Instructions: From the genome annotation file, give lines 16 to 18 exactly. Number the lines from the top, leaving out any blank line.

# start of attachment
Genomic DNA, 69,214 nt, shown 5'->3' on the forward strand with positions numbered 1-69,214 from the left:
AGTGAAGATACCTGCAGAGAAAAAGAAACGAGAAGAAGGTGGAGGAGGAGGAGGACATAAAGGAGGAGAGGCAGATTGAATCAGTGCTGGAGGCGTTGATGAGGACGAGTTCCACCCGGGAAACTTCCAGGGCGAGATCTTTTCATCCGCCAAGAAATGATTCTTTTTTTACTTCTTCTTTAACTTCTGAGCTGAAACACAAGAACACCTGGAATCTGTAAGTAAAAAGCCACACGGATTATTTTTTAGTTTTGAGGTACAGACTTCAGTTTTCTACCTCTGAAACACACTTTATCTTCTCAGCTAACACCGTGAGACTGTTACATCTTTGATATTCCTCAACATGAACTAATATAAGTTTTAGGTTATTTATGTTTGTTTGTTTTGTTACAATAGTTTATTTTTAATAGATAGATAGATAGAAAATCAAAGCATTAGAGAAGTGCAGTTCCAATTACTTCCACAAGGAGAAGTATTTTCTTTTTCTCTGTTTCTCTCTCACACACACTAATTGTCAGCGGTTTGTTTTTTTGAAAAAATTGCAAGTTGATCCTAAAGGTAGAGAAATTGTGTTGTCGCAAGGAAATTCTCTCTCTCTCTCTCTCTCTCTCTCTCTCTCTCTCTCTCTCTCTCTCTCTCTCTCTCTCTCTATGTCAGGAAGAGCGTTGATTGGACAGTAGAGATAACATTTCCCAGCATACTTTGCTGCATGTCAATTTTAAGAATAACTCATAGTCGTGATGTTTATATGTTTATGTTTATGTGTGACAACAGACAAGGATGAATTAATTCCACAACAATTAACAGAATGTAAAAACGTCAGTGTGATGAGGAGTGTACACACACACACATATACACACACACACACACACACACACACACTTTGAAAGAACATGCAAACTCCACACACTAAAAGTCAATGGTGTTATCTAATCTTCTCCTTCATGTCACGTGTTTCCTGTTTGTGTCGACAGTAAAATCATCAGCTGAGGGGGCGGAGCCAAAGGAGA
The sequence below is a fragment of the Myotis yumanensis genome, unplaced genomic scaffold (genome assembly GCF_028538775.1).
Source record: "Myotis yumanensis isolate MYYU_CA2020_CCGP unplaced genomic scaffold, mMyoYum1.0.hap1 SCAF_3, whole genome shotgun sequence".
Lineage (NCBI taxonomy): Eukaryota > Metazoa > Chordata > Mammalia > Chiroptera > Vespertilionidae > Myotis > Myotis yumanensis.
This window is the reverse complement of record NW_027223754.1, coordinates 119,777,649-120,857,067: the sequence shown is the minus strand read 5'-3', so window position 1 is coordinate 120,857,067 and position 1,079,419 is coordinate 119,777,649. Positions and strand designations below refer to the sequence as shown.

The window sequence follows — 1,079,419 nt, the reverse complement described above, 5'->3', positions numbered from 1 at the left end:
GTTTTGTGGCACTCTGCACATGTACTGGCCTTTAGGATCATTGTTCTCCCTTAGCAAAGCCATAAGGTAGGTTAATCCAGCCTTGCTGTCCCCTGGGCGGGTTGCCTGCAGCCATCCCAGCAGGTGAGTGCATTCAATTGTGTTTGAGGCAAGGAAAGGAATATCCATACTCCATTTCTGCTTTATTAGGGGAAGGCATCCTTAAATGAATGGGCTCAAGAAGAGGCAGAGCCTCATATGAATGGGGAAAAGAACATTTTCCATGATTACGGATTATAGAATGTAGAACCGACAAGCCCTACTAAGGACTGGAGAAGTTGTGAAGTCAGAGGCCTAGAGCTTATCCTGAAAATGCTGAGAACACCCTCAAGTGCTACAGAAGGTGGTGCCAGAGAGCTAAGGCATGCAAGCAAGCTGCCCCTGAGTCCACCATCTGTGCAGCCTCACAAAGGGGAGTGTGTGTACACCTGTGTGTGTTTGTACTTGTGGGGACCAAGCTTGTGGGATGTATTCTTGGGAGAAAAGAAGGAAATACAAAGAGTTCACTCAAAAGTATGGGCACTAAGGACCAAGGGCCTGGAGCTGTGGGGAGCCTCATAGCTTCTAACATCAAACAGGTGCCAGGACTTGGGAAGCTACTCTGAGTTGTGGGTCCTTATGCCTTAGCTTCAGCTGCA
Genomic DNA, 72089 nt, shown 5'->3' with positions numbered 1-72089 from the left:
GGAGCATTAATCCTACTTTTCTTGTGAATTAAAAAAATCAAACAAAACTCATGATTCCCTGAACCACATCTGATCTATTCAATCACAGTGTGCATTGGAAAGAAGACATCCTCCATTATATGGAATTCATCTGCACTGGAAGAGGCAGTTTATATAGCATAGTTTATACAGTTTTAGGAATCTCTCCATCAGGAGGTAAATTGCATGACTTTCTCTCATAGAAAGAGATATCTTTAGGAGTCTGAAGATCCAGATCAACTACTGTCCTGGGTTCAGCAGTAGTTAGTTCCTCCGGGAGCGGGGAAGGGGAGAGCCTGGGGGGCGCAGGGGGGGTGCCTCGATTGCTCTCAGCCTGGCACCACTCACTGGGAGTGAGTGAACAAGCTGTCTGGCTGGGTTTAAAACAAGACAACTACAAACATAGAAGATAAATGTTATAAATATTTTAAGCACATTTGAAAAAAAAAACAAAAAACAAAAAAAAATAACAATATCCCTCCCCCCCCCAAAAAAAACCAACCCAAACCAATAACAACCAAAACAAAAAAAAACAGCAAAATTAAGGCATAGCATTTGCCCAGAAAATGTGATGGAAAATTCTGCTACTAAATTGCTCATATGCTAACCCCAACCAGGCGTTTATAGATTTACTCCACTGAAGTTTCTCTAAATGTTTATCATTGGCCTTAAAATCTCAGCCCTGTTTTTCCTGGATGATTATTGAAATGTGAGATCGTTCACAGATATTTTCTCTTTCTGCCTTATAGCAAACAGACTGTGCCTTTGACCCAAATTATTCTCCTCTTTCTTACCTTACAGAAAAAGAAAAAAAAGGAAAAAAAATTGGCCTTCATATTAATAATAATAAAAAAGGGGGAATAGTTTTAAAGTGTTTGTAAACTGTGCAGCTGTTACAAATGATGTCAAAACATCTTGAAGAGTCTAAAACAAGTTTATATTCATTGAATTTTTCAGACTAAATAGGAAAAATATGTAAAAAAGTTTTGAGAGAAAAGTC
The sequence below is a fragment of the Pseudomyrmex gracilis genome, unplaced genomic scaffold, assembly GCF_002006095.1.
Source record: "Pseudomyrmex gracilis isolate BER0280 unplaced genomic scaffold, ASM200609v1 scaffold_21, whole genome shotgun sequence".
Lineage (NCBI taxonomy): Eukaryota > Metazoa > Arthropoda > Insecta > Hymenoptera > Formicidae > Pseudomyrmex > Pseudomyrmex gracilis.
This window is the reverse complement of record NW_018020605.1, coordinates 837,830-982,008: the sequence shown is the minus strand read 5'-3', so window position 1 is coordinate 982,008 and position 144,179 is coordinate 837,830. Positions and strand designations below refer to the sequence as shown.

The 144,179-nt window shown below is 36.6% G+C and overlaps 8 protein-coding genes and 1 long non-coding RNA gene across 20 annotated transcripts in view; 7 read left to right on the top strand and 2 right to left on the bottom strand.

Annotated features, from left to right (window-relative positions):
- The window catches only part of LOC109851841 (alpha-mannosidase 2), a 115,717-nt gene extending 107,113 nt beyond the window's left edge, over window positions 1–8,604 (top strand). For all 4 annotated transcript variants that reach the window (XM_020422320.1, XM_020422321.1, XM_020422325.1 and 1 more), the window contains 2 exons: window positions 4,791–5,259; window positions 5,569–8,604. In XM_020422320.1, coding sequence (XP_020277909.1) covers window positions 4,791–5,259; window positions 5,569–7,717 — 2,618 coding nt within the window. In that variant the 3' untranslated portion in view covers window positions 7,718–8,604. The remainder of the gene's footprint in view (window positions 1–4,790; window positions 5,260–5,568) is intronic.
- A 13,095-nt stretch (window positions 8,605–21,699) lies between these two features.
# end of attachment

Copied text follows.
Annotated features, from left to right (window-relative positions):
- The window catches only part of LOC109851841 (alpha-mannosidase 2), a 115,717-nt gene extending 107,113 nt beyond the window's left edge, over window positions 1–8,604 (top strand). For all 4 annotated transcript variants that reach the window (XM_020422320.1, XM_020422321.1, XM_020422325.1 and 1 more), the window contains 2 exons: window positions 4,791–5,259; window positions 5,569–8,604. In XM_020422320.1, coding sequence (XP_020277909.1) covers window positions 4,791–5,259; window positions 5,569–7,717 — 2,618 coding nt within the window. In that variant the 3' untranslated portion in view covers window positions 7,718–8,604. The remainder of the gene's footprint in view (window positions 1–4,790; window positions 5,260–5,568) is intronic.
- A 13,095-nt stretch (window positions 8,605–21,699) lies between these two features.